Umaru-Sanda Amadu, a popular local radio and television presenter with Accra based CitiFM/ TV facilitated the follow-up expert panel talk show featuring Yaw Obeng-Poku, Director at the Ministry of Sanitation and Water Resources; Vida Duti, IRC Country Director; Awudu Modoc, Executive Director, Afram Plains Development Organisation; Victoria Norgbey, Executive Director, Apex Body of Women in Poultry Value Chain; and Emmanuel Marfo, CEO of Global Alliance for Development Foundation.

Talk show Reflections

The talk-show delved into WASH sector progress status, the WASH system, equity and inclusion in WASH issues - barriers to inclusion and what it takes to bridge the gaps. The session also elicited expert panel perspectives to deepen awareness and interest around the challenges of inclusion to inform the advocacy for all-inclusive WASH prioritisation and action towards achieving Sustainable Development Goal 6.

The discussants acknowledged that Ghana is making steady progress towards achieving the WASH targets and a range of social protection and inclusion programmes developed and being implemented, and that lingering exclusions and equity issues indicate the need to intensify more targeted and harmonised advocacy efforts towards establishing inclusive and resilient delivery mechanisms for WASH services to all – including hard-to-access communities and inner-city residents.

The session reflected on the commitment of the country to achieving universal and equitable access to safe and affordable drinking water for all – noting that a safely managed drinking water service is from an improved source that is located on premises, available when needed and free from contamination. It was admitted that unless deliberate and inclusive measures are taken to accelerate accessibility on premises whilst reaching the hard-to-access communities, achieving safely managed and universal coverage targets may prove difficult.

Discussion during the side event at the Mole Conference XXXII

The interactive session called for, i) an appropriate and innovative mix of water supply technologies and user-friendly delivery methods to be deployed in hard-to-access communities to provide safe water to everyone in an equitable manner; ii) a systems approach backed by enabling environment is needed to entice and motivate social enterprises and private sector investments and partnerships to accelerate WASH service delivery to all; iii) continuous community sensitisation on issues of equity and inclusion and periodic capacity enhancement of water and sanitation management teams for effective operation and maintenance of water facilities; and iv) research, innovation and learning on good inclusion practices, models, approaches and technologies should be documented and promoted for uptake and replication.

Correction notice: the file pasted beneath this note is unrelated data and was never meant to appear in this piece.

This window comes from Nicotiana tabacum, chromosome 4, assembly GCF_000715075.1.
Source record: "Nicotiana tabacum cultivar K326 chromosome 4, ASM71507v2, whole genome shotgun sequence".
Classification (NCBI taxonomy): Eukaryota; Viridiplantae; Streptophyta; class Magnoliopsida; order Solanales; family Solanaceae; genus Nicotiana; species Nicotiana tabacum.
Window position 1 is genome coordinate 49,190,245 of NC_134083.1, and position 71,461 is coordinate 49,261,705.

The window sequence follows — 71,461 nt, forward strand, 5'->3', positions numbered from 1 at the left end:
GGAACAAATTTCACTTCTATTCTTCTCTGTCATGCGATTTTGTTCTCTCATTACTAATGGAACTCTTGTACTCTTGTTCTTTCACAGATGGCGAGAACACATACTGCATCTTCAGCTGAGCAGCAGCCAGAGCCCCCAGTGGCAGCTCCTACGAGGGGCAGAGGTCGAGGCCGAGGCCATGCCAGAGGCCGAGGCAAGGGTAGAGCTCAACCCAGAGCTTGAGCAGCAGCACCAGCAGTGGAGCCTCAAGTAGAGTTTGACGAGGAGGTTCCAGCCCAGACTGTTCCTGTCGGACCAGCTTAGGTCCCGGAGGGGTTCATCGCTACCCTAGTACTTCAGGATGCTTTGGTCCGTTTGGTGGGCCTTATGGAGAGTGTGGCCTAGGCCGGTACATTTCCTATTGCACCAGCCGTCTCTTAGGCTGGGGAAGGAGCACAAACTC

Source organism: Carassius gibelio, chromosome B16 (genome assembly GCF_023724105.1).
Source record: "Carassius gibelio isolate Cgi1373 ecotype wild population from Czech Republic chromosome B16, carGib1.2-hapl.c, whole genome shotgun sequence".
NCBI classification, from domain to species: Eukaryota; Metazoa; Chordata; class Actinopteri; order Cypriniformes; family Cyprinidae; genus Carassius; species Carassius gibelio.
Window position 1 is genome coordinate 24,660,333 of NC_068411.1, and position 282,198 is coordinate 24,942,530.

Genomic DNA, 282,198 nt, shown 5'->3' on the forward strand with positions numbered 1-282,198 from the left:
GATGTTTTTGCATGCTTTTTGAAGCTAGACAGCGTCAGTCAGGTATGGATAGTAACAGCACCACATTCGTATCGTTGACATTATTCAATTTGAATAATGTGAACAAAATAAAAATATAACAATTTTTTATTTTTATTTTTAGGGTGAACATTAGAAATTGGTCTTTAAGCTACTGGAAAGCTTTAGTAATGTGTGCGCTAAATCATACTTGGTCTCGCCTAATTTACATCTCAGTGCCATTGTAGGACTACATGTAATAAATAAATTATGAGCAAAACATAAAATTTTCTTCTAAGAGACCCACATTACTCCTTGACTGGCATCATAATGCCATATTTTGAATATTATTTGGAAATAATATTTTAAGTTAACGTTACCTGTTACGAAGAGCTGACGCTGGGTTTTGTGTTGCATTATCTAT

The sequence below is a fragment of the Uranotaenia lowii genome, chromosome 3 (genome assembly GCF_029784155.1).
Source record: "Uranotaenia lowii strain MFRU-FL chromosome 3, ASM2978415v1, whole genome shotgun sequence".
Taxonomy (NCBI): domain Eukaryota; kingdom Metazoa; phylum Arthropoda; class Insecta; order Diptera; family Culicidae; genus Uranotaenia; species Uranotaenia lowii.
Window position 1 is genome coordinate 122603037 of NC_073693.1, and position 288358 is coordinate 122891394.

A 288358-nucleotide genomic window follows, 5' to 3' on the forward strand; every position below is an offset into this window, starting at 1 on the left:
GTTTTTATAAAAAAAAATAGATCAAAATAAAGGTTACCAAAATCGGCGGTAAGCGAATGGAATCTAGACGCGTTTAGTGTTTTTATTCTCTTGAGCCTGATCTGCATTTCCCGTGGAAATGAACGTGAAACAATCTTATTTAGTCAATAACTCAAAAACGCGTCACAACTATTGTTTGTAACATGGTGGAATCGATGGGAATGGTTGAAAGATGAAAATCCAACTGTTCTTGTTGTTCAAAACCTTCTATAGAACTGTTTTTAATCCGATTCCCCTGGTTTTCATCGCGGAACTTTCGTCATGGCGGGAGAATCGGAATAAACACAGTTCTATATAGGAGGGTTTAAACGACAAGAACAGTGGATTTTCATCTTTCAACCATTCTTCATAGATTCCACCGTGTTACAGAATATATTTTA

The side session further called on the Ministry of Sanitation and Water Resources to consider equity and inclusion issues in the ongoing sector policy reviews; revise the Ghana WASH sector gender mainstreaming guidelines and toolkit; and to co-ordinate the roll-out training and mainstreaming into WASH plans and processes at all levels.

In his short remarks, Attah Arhin, chairman of CONIWAS assured participants that matters arising from the discussions and the recommendations made will inform the conference communiqué. He pledged the commitment of the coalition in working with partners like IRC to uphold issues of inclusion, empower citizens and collectively advocate for the elimination of barriers to social inclusion.

Umaru-Sanda Amadu brought the session to a close with a call on participants to continue to reflect as individuals and institutions on how to ensure inclusive advance towards universal access bearing in mind that - “Inclusion is not just about improving access to services for those who are currently excluded but also empowering people to engage in wider processes of decision making to ensure that their rights and needs are recognised."